Liberty's Edge 5/5

deusvult wrote:
Andrew Christian wrote:
deusvult wrote:
Andrew Christian wrote:
Making your half elf, half drow is not allowed per the reskinning restrictions.

That's true, but so long as you gain no mechanical benefit from being drow there's nothing stopping you from making your half elf have coal-black skin and shocking white hair or using a Drow mini on the battle mat.

In other words, +1 to what Paladin of Baha-who? said.

In this case, that's exactly what the reskinning rules say you can't do.

Unless I'm missing another rule, the entirety of the reskinning rules are as follows:

PFS FAQ wrote:

Can I re-skin or re-flavor an animal companion or item?

You may choose a specific type of animal companion from any of the base forms listed on pages 53–54 of the Pathfinder RPG Core Rulebook or a legal Additional Resource but may not use stats for one base form with the flavor of another type of animal. Thus, a small cat could be a cheetah or leopard, as suggested, as well as a lynx, bobcat, puma, or other similar animal; it could not, however, be "re-skinned" to be a giant hairless swamp rat or a differently-statted wolf. If a GM feels that a re-skinning is inappropriate or could have mechanical implications in the specific adventure being played, he may require that the creature simply be considered its generic base form for the duration of the adventure. A player may not re-skin items to be something for which there are no specific rules, and any item a character uses for which there are no stats is considered an improvised weapon (see page 144 of the Pathfinder RPG Core Rulebook).

So, going by that there is no restriction from saying your half elf has drow ancestry. The rule doesn't even address race at all. Even if you RAId it to extend to race, all it says is the GM can just say "No, no you're not really. Everyone just thinks you're crazy or something for insisting such a thing." Hell, if you wanted to you could say your half-orc was really some sort of...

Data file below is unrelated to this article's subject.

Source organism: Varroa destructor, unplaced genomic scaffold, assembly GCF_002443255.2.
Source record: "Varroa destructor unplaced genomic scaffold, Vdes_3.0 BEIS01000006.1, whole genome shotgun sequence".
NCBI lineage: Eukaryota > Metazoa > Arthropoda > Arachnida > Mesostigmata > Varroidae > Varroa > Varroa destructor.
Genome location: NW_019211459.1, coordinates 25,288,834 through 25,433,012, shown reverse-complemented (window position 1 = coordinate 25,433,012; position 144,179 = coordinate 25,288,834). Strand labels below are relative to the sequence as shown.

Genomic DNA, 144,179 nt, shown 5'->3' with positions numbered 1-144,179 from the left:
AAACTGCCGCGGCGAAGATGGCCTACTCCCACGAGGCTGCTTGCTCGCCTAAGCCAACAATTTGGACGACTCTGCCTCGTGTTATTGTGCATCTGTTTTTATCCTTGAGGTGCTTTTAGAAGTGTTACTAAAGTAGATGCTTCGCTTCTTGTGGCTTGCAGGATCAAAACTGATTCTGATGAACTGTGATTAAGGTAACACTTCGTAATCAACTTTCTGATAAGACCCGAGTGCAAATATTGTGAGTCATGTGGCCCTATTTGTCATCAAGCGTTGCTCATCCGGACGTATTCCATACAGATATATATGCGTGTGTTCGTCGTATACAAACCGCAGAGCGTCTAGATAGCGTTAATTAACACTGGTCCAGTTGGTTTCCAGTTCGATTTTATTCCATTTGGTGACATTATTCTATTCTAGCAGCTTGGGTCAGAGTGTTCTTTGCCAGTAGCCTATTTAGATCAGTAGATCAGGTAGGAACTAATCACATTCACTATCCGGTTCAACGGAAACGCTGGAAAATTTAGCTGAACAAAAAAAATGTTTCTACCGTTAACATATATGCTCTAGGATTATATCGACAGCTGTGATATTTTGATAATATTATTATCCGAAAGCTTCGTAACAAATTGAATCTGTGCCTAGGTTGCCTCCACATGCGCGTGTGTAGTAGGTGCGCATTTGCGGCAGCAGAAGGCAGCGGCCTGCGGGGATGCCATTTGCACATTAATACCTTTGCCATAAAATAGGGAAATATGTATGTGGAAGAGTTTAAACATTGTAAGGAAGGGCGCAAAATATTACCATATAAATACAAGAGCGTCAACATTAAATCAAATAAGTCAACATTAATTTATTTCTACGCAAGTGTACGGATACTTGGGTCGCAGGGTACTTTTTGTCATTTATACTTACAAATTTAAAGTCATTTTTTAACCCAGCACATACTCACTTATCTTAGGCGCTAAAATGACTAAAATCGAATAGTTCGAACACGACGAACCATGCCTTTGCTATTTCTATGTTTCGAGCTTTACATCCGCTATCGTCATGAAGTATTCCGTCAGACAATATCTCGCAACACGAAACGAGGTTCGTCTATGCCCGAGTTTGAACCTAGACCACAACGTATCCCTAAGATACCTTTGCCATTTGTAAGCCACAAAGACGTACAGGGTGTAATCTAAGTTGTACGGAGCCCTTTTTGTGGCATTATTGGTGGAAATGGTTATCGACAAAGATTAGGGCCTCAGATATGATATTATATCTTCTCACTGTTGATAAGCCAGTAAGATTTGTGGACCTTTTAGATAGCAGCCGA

Yes there is. Having Drow ancestry has game mechanics. You can't redskin something into something else that has its own mechanics.

Silver Crusade

p-sto wrote:
Well the content on the Ekujae, is quite enlightening. Thank you, I will keep that in mind for the future. I still don`t see how a white haired dark-skinned elf is possible outside of Drow though.

Dark-skinned, white haired half-elves are actually easy as pie: Garundi have a small but still much much higher than the norm chance of having stark white hair.

Basically, the Ororo Munroe hair gene. :)

The most famous Garundi with this trait is...well...Nethys. But people should note that Garundi have a wide range of skin tones, including that possessed by the iconics Seelah, Alahazra, and Quinn.

Sovereign Court

Pathfinder Adventure Path, Companion Subscriber

Take a look at the sample Garundi from Humans of Golarion as well.

Also, Andrew, I think your autocorrect had an accident...

Sovereign Court

Pathfinder Adventure Path, Companion Subscriber

Also, I (as my avatar) would like to remind you that elves always have normal human hair colors. :D